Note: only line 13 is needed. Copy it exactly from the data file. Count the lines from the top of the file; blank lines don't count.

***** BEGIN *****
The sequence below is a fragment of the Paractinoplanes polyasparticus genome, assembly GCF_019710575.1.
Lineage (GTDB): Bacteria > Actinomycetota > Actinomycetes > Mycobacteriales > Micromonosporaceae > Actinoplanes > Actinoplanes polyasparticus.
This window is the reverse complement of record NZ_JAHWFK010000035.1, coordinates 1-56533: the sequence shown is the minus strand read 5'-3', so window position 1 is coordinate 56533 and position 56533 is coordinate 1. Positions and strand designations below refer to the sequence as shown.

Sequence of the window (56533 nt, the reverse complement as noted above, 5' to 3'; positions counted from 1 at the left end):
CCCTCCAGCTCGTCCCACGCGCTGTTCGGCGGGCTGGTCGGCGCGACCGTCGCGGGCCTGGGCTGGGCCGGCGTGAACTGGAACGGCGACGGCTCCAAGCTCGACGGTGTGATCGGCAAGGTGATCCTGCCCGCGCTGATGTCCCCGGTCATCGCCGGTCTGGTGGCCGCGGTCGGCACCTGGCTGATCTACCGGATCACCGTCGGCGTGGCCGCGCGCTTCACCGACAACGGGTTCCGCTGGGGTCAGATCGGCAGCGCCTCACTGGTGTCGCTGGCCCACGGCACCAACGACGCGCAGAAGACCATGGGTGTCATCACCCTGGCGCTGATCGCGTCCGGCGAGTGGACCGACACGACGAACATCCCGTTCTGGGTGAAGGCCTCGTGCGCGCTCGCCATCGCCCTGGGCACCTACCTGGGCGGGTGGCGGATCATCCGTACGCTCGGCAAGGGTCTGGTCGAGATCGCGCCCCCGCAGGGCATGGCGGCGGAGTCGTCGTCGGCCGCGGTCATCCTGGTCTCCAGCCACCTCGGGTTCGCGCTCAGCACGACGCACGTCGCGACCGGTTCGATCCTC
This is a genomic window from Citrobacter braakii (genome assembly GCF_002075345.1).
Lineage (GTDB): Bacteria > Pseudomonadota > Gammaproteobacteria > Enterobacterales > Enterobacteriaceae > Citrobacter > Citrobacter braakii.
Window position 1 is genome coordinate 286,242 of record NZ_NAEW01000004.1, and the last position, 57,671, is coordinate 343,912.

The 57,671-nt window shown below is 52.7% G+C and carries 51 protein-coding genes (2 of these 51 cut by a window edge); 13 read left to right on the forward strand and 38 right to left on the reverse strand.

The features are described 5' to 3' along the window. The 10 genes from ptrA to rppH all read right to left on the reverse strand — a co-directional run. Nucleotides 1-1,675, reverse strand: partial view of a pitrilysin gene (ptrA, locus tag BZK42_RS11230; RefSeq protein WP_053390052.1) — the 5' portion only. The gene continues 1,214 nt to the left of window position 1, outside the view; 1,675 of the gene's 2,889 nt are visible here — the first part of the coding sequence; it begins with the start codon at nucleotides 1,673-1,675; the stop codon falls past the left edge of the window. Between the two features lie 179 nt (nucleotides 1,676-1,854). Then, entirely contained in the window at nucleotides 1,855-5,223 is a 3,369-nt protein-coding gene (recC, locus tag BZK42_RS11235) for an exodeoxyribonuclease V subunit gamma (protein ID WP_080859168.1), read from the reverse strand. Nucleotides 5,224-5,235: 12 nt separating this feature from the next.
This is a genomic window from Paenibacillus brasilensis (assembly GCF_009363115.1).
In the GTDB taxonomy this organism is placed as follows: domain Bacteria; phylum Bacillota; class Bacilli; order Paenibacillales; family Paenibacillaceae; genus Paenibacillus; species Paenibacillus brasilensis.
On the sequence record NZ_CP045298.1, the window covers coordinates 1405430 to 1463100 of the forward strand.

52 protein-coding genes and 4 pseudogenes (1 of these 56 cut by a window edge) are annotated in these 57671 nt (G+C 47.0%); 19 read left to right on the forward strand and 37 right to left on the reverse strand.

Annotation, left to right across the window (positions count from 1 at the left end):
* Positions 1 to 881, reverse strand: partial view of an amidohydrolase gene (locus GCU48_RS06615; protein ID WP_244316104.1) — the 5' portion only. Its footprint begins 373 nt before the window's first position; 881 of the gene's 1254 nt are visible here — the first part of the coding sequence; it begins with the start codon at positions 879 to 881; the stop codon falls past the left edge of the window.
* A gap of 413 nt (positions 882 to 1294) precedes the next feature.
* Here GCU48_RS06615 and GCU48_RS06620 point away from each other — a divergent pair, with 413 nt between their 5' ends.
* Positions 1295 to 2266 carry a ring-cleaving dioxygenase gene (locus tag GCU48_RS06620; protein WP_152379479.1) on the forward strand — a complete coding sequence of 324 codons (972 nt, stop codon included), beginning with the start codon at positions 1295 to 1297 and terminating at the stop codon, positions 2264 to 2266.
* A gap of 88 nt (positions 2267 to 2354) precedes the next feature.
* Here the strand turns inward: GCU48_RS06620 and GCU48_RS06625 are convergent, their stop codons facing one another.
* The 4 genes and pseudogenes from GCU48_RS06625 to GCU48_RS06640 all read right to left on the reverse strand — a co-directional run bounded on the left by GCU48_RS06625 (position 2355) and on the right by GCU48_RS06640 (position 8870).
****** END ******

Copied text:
On the sequence record NZ_CP045298.1, the window covers coordinates 1405430 to 1463100 of the forward strand.